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Improving Unsafe Driving Habits

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Each time a fleet driver turns on their ignition, managers should consider this alarming fact: federal studies have proven that the most dangerous hours of a fleet employee’s day is their time behind the wheel. According to Centers for Disease Control and Prevention (CDC), a crash involving a large truck results in injury every 10 seconds and death every 13 minutes.

Good driving habits can save a company from disaster. A quick mistake on the road can negatively affect a company through accident, injury and liability costs and even a loss of business. When a fleet driver is unsafe on the road and routinely ignores the rules, they are not just hurting their own reputation, they bring down the entire company.

Most managers fail to see the total impact of a crash on their business. While the direct costs, such as vehicle repair and insurance payments are easy to calculate, the indirect costs are severe. These numbers, including crash reports, time and money spent on litigation and the loss of productivity on the company are proven to be 3-5 times more expensive than the direct costs of the accident.*

*Source: Centers for Disease Control, “CDC Study Finds Annual Cost of Motor Vehicle Crashes Exceeds $99 Billion,” Journal of Traffic Injury Prevention.

A Look At A Few More Numbers:

  • The total cost of a crash with injuries can range from $25,500 to $4,500,000 and the CDC reports that medical costs and productivity losses from crashes are over $99 billion.
  • The National Highway Traffic Safety Administration estimates there were a total of 33,561 traffic fatalities in the United States in 2013.
  • Speeding-related deaths nationwide account for nearly a third of all traffic fatalities each year, taking close to 10,000 lives.
  • In 2012, there were 3,921 people killed and 104,000 people injured in crashes involving large trucks.

The best way to combat dangerous driving habits is through consistent driver coaching. Mangers should ask themselves, “Are my drivers receiving tickets? Speeding? Running stop signs? Veering on the road?” Driver coaching is proven to be the most valuable tool to eliminate these high-liability issues. In fact, a recent Teletrac study* concluded that 40% of drivers change their behavior after their first safety warning.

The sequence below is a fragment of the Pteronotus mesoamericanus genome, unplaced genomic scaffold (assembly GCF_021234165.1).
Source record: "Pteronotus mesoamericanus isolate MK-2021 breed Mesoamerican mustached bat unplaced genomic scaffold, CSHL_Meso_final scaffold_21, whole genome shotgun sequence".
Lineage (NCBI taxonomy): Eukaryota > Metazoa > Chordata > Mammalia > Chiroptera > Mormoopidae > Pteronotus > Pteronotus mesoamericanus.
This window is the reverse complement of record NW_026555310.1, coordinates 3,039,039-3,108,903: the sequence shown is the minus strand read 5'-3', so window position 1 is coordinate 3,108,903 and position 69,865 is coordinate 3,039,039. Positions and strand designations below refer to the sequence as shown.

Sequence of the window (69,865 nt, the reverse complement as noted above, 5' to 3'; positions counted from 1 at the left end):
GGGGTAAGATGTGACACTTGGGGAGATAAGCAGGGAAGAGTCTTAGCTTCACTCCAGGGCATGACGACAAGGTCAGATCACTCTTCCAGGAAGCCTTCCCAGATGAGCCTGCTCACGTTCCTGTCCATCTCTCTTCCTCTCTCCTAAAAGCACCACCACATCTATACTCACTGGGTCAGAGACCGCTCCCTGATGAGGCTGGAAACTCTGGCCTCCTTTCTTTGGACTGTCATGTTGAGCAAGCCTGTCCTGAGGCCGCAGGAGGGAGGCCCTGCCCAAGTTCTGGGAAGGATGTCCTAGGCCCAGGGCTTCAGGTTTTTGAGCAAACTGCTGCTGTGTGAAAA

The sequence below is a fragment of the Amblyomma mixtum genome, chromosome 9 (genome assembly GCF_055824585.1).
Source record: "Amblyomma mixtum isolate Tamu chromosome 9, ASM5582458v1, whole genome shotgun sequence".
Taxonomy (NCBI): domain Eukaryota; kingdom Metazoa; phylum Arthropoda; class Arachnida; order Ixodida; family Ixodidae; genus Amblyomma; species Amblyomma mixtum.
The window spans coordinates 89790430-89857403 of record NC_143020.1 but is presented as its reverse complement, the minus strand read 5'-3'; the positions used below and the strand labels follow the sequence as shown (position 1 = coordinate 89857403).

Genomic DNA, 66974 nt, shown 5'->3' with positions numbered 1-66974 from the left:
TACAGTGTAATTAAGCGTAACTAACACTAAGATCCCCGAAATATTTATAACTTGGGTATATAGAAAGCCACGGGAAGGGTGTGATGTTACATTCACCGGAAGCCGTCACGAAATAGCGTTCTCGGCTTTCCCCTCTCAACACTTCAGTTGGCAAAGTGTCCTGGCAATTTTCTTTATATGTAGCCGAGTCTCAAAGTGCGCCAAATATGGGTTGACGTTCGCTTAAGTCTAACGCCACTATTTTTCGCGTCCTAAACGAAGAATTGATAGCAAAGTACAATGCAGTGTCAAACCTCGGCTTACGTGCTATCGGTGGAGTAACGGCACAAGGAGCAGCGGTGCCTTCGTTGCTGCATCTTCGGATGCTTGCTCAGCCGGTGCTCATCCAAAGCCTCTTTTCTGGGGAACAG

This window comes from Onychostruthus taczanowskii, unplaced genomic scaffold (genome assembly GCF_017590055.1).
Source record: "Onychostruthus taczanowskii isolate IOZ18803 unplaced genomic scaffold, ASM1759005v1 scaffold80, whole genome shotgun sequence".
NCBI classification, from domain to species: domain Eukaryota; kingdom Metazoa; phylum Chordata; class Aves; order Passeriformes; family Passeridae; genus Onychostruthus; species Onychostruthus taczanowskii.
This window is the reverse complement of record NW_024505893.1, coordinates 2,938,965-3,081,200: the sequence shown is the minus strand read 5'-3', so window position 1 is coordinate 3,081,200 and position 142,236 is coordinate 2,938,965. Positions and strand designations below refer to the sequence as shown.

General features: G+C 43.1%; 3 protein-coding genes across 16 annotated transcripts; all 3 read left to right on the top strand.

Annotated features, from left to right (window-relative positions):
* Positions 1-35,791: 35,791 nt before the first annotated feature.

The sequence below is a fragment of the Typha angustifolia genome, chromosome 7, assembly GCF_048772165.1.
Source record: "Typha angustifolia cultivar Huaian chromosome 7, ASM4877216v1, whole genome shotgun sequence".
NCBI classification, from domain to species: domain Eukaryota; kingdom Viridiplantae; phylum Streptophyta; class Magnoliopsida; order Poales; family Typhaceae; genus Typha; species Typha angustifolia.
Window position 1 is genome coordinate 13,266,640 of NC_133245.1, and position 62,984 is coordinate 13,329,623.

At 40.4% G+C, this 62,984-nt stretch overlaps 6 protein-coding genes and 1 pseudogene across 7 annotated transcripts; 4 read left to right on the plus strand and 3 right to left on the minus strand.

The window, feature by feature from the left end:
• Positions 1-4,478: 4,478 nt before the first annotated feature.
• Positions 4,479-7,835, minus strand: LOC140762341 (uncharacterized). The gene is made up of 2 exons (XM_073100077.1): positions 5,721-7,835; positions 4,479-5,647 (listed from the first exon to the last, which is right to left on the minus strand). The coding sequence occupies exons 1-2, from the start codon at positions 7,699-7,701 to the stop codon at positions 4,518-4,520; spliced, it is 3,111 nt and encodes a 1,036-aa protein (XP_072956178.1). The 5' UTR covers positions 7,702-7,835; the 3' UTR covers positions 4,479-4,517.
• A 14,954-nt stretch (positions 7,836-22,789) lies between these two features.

*Source: 2013 Teletrac Internal Study

What Can Safety Software Do For a Business?

A GPS fleet tracking solution can easily manage employee daily driving habits. Managers can track their drivers’ speed and review aggressive driving behaviors, such as speeding, harsh braking, cornering, stop sign violations and pinpoint repeat offenders. Driver safety software arms managers with the following powers:

  • The ability to view safety data on demand. Managers can quickly measure a fleet’s safety average through the score indicator based on safety parameters, including harsh braking, harsh acceleration, speeding and stop sign violations.
  • Staying updated with safety events and averages. Dashboards help log events for each parameter—whether it’s for five speeding events or 138 harsh braking violations per fleet.

Safety events for a fleet are scored and itemized to show individual driver behavior based on the following safety metrics:

  •     Harsh Braking. The number of heavy braking incidents based on G-Force and the type of vehicle (light, medium or heavy)
  •     Harsh Acceleration. The number of acceleration incidents based on G-Force and the type of vehicle.
  •     Harsh Cornering. The number of forceful cornering incidents.
  •     Stop Sign Violation. GPS data is used to determine which streets a vehicle traveled. The data in then matched with a map database to determine the location of each violation.
  •     Speeding. Speeding for each vehicle is determined by matching GPS data to the map database which contains speed limit information. GPS speed is then compared to actual speed limits while the length of each vehicle infraction is recorded.

The most useful tool? The ability to see the top 10 worst and best drivers in a fleet—including an individual driver safety score—allowing managers to monitor safety performance across their drivers.

Monitoring Safety is a 24-Hour Job

Using safety software to implement a safe driving policy ensures a company is compliant with the law, eliminates avoidable costs, reduces insurance premiums and decreases the risk of negative publicity for your business.

On the day-to-day, driver safety software helps practice good risk management by eliminating question marks every time a driver pulls onto a road with your company’s name on their vehicle. Proactive driver coaching arms managers with the power of prevention by putting them in the driver seat.